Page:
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Visual Signal Processing Algorithms in Post Production

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  • UserDr Anil Kokaram, Trinity College Dublin and Simon Robinson, Chief Engineer, The Foundry
  • ClockWednesday 18 February 2009, 14:15-15:15
  • HouseLR5, Engineering, Department of.

If you have a question about this talk, please contact Rachel Fogg.

In the minds of most movie goers, cinema post-production is the act of creating “groovy” special effects which entail synthesising scenes that could not be filmed in real life e.g. people running along the slender ends of young bamboo trees, or dinosaurs jogging through a city garden. To make this happen, the modern post-production workflow has evolved into a sophisticated workflow in which a large variety of diverse creative and algorithmic tasks are coordinated to achieve a finished product. What is suprising is the amount of signal processing technology in the workflow that is needed for manipulating 2D pictures regardless of the requirement for 3D special effects. Tasks such as noise reduction, “dust busting”, matting, rotoscoping, colour correction, retiming, brightness balancing, and the curious procedure called “conforming”, are all heavily signal processing based and have evolved to include a range of Monte Carlo and Bayesian Statistical Signal Processing techniques. The Signal Processing for Media Applications Group (www.sigmedia.tv) at Trinity College Dublin has been working in this area for some time together with The Foundry (www.thefoundry.co.uk). The talk exposes some of these hidden signal processing tasks that lie in the post-production pipeline and also devotes some time to showing the kind of software tools that are commonly used in the industry.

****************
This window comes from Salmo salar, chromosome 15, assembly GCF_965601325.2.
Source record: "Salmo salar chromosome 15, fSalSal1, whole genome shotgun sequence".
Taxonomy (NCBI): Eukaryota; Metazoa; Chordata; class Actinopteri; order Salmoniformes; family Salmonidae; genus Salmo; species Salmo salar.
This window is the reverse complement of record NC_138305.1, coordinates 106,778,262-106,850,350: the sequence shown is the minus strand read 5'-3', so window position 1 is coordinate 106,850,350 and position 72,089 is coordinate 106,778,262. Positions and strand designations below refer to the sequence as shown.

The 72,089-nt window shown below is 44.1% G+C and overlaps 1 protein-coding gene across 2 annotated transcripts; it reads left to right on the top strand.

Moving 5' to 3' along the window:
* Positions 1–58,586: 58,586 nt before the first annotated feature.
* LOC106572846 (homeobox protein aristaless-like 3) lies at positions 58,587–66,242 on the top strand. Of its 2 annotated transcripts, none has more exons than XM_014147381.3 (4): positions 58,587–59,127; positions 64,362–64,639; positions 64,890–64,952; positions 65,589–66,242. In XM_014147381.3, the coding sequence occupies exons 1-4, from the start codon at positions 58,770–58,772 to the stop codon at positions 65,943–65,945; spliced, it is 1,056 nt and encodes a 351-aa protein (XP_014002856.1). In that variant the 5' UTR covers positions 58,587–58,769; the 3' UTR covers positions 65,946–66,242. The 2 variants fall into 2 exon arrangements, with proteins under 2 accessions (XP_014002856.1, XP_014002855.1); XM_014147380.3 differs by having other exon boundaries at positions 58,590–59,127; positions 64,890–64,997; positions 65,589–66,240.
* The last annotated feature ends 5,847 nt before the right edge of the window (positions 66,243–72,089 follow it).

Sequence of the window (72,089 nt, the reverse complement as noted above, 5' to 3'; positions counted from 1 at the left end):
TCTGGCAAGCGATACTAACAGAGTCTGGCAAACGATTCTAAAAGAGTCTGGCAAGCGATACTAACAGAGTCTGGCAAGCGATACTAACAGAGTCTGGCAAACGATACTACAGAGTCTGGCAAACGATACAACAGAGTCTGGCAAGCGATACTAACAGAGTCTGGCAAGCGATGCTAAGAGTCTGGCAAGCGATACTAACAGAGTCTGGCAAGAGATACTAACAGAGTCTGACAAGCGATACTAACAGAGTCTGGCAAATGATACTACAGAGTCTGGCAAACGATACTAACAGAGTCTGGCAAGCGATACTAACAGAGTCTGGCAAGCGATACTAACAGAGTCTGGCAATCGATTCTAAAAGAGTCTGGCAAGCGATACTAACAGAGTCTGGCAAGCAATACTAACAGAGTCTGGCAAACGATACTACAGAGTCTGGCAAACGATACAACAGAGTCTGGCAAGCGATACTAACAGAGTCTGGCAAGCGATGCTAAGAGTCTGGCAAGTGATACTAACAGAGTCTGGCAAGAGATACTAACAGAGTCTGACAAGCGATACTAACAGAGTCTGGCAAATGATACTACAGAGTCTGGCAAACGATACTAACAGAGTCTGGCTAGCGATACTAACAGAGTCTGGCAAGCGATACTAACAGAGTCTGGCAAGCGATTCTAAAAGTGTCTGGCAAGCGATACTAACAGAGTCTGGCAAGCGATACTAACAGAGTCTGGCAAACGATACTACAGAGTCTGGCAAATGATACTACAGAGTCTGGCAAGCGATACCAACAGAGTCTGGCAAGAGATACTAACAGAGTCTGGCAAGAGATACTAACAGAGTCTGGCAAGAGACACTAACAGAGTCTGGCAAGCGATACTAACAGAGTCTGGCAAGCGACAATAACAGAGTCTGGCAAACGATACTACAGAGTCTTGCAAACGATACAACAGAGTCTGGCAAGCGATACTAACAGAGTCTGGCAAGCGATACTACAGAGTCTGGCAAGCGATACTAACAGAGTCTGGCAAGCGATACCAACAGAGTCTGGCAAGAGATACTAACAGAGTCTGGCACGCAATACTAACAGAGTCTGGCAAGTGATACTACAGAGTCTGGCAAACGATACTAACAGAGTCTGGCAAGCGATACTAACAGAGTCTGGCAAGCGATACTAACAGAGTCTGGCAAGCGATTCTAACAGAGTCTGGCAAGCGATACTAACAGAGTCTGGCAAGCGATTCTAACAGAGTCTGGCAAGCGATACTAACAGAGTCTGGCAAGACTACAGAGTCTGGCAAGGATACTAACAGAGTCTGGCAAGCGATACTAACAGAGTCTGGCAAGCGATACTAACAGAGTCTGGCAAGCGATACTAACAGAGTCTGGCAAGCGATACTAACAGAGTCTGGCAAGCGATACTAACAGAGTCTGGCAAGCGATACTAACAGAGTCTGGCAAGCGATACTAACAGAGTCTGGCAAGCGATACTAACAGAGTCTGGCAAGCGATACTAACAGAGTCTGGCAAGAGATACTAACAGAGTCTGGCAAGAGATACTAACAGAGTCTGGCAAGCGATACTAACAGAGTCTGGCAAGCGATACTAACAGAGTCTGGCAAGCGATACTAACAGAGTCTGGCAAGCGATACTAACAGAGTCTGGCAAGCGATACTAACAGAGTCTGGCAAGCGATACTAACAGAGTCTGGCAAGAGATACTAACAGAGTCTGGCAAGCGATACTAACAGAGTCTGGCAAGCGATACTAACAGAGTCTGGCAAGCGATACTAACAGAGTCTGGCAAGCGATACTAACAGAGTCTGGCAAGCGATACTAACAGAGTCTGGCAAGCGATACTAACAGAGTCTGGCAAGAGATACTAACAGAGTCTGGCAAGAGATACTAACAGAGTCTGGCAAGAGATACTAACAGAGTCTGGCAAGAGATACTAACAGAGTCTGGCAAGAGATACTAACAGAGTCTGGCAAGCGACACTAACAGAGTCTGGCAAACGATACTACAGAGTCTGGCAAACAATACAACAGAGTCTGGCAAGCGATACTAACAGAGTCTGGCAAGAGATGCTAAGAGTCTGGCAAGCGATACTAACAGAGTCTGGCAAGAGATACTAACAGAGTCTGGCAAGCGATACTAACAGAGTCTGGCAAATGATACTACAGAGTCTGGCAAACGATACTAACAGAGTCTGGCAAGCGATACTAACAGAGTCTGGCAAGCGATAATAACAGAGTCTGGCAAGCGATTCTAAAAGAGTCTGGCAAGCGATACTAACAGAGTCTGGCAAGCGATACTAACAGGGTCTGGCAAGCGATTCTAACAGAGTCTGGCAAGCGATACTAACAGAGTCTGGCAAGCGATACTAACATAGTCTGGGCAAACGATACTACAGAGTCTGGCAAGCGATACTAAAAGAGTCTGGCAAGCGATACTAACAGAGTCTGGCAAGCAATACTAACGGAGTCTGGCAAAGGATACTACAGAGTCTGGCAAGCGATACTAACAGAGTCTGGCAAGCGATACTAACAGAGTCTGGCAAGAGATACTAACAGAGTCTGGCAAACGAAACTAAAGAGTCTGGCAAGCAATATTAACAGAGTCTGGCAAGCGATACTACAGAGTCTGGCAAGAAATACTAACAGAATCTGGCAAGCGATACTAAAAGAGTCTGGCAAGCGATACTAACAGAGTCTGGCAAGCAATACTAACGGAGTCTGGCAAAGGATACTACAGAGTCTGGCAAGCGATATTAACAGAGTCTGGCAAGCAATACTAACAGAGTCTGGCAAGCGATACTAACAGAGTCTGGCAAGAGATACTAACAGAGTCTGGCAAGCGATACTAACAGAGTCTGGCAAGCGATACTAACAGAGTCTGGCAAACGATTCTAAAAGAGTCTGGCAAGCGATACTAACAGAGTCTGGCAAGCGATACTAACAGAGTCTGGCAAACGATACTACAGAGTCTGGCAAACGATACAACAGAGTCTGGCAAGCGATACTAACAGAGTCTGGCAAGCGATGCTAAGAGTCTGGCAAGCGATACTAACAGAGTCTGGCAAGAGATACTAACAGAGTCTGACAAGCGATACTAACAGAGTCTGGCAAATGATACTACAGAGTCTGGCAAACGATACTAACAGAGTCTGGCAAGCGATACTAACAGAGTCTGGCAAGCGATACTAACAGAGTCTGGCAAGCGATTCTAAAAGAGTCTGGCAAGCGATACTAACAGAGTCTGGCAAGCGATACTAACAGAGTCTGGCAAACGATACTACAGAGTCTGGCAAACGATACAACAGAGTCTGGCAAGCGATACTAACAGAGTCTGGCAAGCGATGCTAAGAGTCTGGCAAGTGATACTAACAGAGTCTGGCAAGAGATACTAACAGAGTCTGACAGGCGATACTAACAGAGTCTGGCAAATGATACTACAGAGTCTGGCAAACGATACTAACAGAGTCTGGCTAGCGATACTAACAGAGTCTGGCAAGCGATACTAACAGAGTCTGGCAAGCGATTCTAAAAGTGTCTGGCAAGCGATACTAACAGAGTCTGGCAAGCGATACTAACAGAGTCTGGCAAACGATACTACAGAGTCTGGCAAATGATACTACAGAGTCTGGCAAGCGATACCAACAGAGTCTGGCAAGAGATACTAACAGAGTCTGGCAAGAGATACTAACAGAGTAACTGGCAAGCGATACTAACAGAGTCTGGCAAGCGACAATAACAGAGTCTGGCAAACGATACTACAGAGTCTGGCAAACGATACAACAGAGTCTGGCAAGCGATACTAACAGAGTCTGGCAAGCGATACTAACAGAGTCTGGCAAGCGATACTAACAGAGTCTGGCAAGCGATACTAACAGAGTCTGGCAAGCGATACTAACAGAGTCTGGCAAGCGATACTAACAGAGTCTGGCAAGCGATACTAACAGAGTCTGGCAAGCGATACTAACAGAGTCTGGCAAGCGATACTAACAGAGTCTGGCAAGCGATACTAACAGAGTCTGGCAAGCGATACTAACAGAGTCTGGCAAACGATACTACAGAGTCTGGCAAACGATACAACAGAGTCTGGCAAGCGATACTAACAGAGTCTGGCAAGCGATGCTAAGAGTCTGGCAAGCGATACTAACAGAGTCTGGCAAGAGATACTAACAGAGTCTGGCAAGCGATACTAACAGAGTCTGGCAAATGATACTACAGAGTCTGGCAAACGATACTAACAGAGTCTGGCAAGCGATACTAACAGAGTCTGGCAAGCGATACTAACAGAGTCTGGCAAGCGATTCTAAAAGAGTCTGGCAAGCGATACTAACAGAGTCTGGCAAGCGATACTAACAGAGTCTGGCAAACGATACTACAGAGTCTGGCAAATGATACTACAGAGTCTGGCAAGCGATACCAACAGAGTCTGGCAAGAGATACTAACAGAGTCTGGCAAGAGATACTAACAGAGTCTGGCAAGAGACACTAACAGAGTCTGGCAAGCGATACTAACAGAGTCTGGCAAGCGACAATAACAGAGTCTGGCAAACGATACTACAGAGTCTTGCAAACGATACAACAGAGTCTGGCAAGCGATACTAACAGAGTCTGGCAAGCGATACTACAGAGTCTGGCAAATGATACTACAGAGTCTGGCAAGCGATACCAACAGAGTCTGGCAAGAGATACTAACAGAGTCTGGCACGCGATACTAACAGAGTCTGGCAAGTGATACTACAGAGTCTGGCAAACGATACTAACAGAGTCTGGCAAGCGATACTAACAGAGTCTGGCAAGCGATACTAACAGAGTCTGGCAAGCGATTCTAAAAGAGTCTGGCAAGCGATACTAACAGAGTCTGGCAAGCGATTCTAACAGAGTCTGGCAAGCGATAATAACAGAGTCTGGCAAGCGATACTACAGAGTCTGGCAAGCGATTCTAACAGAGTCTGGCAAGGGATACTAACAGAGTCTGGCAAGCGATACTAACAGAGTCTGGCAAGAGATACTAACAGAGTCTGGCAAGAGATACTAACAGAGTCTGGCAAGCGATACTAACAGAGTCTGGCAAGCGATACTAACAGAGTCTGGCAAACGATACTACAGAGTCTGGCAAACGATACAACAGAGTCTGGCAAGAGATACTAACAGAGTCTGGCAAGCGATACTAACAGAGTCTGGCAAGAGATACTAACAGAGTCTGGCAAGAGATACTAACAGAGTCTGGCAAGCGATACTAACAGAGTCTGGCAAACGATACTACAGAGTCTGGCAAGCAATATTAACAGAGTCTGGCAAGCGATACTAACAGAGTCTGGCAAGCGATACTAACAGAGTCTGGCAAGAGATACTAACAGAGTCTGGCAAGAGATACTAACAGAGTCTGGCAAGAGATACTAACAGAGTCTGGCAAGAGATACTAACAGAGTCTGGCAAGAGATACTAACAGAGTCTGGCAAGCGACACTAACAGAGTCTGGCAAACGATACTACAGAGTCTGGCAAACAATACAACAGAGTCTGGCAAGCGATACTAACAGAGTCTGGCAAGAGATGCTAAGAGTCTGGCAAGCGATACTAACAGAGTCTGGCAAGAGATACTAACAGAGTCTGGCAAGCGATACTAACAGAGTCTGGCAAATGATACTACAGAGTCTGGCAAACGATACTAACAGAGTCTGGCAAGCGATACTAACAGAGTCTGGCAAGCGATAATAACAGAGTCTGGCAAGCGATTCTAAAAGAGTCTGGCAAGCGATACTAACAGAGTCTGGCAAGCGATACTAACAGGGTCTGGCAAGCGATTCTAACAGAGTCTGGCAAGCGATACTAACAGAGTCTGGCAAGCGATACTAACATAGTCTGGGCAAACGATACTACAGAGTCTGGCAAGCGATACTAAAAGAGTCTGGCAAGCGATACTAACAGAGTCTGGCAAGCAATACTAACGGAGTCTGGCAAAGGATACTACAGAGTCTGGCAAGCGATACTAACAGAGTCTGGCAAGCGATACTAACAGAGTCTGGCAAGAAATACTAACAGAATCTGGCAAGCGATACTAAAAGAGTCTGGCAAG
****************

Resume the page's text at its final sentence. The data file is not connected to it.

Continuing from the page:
This talk is part of the Signal Processing and Communications Lab Seminars series.

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